主讲人：徐海譞博士 （Department of Mat. Sci. and Eng. The University of Tennessee, USA）
题目：Long-Term Defect Evolution in Iron-based Alloys from SEAKMC Simulations
徐海譞博士系我院金属材料工程专业2005年毕业生，现任教于美国田纳西大学。于2008和2010年在美国University Of Florida分获硕士和博士学位后，在美国Oak Ridge National Laboratory做博士后，2013年加入美国田纳西大学，做为assistant professor。详细的见下面short bio
Radiation induced defects in structural materials for nuclear power control the microstructural evolution and changes in material properties, such as radiation-induced hardening and embrittlement and void swelling. Modeling and simulations of corresponding processes and phenomena is extremely challenging, due to the involved length and time scales. For instance, the defect production occurs at femtoseconds while the subsequent interaction and evolution in microstructure could last for decades. To bridge this gap and to computationally model and predict the defect evolution over a long period while maintaining the desired accuracy, an accelerated kinetic Monte Carlo (KMC) approach, self-evolving atomistic KMC (SEAKMC), has been developed for simulating complex defect structures. Application of SEAKMC has led to the discovery of the formation mechanism of <100> loops in BCC iron, which has been mysterious for more than fifty years. The formation of <100> loops involves a distinctly atomistic interaction between two 1⁄2 <111> loops, and does not follow the conventional assumption of dislocation theory, which is Burgers vector conservation between the reactants and the product. The effects of Cr on the <100>-formation mechanism will be revealed. In addition, the long-term defect evolution of interstitial clusters with C15 Laves structure will be addressed and how these defects interact with dislocations will be discussed. These studies provide insights into defect interaction and evolution that may provide a basis to increase the radiation resistance of these materials. In addition, the unique predictive capabilities and the limitations of SEAKMC as well as its potential applications to a wide range of problems will be outlined.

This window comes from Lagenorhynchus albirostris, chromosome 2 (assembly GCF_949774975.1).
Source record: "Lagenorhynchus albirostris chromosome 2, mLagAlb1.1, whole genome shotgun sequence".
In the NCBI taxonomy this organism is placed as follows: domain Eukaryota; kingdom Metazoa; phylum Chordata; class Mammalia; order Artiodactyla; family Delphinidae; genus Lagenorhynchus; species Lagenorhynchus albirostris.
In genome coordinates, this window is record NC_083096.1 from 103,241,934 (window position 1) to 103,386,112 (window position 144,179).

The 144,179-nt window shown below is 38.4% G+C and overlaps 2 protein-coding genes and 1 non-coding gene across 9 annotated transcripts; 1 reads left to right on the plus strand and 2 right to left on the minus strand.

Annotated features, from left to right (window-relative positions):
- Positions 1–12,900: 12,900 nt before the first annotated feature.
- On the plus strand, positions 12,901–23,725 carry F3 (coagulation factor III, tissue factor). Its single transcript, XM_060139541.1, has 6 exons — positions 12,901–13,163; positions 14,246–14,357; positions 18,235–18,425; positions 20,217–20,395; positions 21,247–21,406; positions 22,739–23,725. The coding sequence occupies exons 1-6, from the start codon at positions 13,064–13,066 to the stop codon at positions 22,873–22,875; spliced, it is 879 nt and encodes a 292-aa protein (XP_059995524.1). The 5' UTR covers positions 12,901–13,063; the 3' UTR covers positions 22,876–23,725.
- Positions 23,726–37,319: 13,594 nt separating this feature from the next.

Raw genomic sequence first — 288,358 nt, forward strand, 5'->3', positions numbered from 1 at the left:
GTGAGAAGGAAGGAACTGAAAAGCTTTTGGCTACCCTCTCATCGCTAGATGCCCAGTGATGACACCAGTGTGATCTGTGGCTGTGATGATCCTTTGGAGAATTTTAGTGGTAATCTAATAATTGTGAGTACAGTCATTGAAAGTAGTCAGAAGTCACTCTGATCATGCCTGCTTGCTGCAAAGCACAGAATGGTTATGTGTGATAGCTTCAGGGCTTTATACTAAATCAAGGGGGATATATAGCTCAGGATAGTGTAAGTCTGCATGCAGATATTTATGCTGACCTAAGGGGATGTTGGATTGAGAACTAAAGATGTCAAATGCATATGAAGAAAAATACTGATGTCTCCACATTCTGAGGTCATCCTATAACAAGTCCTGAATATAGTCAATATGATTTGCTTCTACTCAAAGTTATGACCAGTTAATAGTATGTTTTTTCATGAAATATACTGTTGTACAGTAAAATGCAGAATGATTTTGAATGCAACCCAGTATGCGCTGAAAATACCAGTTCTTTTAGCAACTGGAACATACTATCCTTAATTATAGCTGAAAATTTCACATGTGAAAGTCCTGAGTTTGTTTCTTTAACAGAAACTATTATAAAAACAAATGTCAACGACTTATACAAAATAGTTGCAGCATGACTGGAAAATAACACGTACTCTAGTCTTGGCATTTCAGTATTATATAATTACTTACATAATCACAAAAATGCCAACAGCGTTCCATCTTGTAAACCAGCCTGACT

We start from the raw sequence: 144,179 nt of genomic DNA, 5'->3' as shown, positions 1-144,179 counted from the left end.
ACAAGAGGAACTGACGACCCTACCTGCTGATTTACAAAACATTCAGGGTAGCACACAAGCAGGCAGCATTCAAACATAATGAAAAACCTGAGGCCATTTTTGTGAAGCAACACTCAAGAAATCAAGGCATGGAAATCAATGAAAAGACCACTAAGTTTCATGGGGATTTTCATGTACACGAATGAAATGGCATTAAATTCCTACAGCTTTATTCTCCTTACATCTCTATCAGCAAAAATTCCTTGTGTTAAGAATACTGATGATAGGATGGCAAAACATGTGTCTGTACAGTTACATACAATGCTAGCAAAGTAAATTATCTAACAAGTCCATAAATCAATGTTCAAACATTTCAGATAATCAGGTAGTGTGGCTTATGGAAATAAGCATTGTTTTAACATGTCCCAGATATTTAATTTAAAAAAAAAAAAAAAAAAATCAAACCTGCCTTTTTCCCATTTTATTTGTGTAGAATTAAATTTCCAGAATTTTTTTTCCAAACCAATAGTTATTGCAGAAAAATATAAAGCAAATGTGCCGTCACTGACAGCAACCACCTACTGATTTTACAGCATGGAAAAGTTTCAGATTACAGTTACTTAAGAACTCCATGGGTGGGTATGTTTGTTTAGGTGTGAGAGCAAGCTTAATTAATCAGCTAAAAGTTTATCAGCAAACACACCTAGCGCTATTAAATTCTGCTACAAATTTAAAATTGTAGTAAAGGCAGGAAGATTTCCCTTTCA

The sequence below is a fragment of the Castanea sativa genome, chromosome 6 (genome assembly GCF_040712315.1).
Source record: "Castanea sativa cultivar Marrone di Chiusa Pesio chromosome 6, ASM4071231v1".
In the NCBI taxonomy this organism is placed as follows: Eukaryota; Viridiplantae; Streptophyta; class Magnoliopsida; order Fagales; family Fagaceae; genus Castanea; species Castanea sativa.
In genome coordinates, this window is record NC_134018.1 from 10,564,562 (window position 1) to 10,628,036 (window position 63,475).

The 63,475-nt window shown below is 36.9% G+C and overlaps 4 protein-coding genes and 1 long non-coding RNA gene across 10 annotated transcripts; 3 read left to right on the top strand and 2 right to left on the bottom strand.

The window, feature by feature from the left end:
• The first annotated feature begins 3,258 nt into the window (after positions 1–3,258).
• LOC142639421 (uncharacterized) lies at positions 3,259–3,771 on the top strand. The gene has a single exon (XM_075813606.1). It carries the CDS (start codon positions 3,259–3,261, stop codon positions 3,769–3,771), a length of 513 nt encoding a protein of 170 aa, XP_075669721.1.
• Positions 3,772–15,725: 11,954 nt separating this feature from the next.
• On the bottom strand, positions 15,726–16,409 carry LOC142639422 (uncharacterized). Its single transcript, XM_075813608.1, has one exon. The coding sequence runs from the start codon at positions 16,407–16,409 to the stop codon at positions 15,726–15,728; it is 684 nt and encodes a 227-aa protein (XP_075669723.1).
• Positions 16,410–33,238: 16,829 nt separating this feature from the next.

Short Bio: Dr. Xu earned his bachelor's degree in Metallic Materials Engineering from the Dalian University of Technology (China) in 2005, and his M.S. and Ph.D. in Materials Science and Engineering from the University of Florida in 2008 and 2010, respectively. His dissertation research focuses on point defect interaction and evolution as well as their effects on mechanical properties, ferroelectricity, and transport properties of materials using ab initio and molecular dynamics simulations. In 2010, Dr. Xu joined Center of Defect Physics in Structural Materials, which is an Energy Research Frontier Center at the Oak Ridge National Laboratory, as a postdoctoral researcher where he developed a new kinetic Monte Carlo method extending the time scale of traditional atomistic simulations to investigate long-term defect dynamics in advanced structural alloys. In 2013 Dr. Xu joined the faculty at the University of Tennessee and his recent research interests include defect properties and evolution in advanced alloys, two-dimensional (2D) materials, and complex oxide superlattices.
Dr. Xu has authored or co-authored ~30 technical papers and has presented ~10 invited presentations at national and international conferences. Dr. Xu also served as reviewer or panelist for U.S National Science Foundation (NSF), U.S. Department of Energy (DOE) Nuclear Energy University Program (NEUP), Swiss National Science Foundation, and more than twenty international journals.